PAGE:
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EARLY EARTH
Scientists rediscover lost burial site of famed long-necked sauropod
by Brooks Hays
Washington (UPI) Jul 27, 2017


A team of Australian and British palaeontologists have rediscovered the lost burial site of Austrosaurus mckillop, a long-necked sauropod first found in 1932.

Found on an isolated sheep station in Queensland, the dinosaur's origins were lost to time and dust in the wake of the specimen's excavation. Attempts in the 1970s and 90s to relocate the dig site failed.

More recently, researchers analyzing the sauropod's 102-million-year-old bones hypothesized that the excavation was only partial. There were likely more bones hiding beneath the dirt, theorized Dr. Stephen Poropat, a palaeontologist at the Swinburne University of Technology.

Poropat wanted to try once more to find the dig site, so he recruited fellow paleontologist Dr. Tim Holland, and the duo took to the air.

"When we failed to find the Austrosaurus site at ground level, John jumped into his helicopter," Holland, former curator of the Kronosaurus Korner marine fossil museum in Richmond, Australia, said in a news release. "From the air we spotted two wooden posts -- both of which had toppled over -- that had once supported a sign marking the spot."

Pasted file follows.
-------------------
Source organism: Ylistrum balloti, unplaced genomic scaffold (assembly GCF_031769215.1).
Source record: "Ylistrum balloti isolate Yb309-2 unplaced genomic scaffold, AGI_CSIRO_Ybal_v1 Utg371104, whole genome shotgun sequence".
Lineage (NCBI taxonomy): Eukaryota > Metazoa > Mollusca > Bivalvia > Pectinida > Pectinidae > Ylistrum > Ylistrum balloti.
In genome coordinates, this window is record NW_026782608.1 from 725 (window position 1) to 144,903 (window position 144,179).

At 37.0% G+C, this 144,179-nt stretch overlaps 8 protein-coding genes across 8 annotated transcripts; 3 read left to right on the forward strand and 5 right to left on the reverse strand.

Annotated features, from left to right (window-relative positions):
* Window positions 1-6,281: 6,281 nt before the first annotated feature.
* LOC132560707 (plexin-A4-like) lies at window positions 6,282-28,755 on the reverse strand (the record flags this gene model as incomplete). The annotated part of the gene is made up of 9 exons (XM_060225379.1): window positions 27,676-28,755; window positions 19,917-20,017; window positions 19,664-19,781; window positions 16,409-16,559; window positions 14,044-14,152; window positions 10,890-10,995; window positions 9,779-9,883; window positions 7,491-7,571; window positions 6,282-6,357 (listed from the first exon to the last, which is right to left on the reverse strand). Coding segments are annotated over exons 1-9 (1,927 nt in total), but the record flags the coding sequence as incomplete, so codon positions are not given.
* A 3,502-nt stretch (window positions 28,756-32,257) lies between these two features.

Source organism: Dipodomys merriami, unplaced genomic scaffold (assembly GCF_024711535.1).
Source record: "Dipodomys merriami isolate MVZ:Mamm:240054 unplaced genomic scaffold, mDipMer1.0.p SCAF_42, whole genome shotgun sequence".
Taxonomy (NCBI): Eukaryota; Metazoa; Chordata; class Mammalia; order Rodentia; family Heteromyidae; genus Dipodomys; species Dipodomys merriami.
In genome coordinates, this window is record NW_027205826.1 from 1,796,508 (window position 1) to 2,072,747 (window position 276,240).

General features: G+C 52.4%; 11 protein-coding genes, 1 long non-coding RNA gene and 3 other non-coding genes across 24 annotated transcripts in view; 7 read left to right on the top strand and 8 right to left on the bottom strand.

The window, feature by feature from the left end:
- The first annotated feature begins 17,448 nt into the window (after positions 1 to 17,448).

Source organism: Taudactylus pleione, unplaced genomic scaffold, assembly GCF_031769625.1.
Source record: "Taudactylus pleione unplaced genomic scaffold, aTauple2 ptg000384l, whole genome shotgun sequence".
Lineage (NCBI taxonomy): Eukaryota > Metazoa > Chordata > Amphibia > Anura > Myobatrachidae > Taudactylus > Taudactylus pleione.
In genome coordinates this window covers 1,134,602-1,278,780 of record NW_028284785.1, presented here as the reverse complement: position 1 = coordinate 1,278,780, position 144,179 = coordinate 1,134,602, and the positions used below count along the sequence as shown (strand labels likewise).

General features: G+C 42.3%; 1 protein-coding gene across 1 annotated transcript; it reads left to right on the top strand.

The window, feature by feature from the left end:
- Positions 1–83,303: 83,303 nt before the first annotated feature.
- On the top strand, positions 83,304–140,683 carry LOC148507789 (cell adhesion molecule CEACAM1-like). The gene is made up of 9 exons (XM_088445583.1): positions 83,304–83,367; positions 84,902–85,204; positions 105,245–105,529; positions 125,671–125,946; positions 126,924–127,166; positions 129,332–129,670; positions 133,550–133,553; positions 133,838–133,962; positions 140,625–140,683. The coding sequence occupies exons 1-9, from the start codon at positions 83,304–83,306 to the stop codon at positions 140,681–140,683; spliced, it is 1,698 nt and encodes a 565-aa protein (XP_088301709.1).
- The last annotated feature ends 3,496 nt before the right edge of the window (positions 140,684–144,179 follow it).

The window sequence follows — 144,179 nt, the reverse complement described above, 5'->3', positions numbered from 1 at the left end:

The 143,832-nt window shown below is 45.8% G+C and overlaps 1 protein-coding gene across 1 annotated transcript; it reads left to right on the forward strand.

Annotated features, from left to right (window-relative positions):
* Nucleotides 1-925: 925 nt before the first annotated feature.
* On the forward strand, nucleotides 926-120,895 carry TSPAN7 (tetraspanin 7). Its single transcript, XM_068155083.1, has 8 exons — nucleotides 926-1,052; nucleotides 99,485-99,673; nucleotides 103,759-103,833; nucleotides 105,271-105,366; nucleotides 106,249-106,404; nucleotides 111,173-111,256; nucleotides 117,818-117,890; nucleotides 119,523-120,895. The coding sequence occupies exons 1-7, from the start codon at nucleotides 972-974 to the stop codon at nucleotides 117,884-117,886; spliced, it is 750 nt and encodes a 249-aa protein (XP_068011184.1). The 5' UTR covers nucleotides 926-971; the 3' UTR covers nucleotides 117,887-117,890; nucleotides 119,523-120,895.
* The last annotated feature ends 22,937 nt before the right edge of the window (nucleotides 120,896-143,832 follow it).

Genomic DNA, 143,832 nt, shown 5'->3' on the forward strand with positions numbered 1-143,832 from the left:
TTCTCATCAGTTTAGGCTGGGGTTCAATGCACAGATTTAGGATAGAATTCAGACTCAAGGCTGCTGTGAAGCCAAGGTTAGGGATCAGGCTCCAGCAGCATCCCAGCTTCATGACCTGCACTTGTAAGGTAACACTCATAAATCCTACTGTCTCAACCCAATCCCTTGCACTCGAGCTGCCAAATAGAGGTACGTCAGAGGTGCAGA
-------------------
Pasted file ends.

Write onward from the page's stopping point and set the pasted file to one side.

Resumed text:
Following their rediscovery, a team of paleontologists successfully recovered six rib bones, which matched the vertebrate bones at the museum -- yielding a more complete Austrosaurus mckillop skeleton.

The fossils are still too incomplete to determine with certainty the relation of the Early Cretaceous period species to sauropods living in the region 5 to 10 million years later, but it's likely Austrosaurus mckillop was a close relative of other famed sauropod specimens like Winton's titanosaurs.

And while there are no more Austrosaurus mckillop bones to find, scientists expect the region to yield new discoveries in the future.

"Rocks of the right age, deposited in a Cretaceous inland sea known as the Eromanga Sea, are close to the surface all over the Richmond region," said Holland. "Who knows what else might be waiting to be found? A lucky discovery by a grazier, fossil hunter or tourist out there might be a game-changer."

Scientists described their rediscovery of Austrosaurus mckillop in a new paper published this week in Alcheringa.

EARLY EARTH
The oldest bad boy in the world
Jena, Germany (SPX) Jul 25, 2017
He's Australian, around half a centimetre long, fairly nondescript, 300 million years old, and he's currently causing astonishment among both entomologists and palaeontologists. The discovery of a beetle from the late Permian period, when even the dinosaurs had not yet appeared on the scene, is throwing a completely new light on the earliest developments in this group of insects. The recon ... read more

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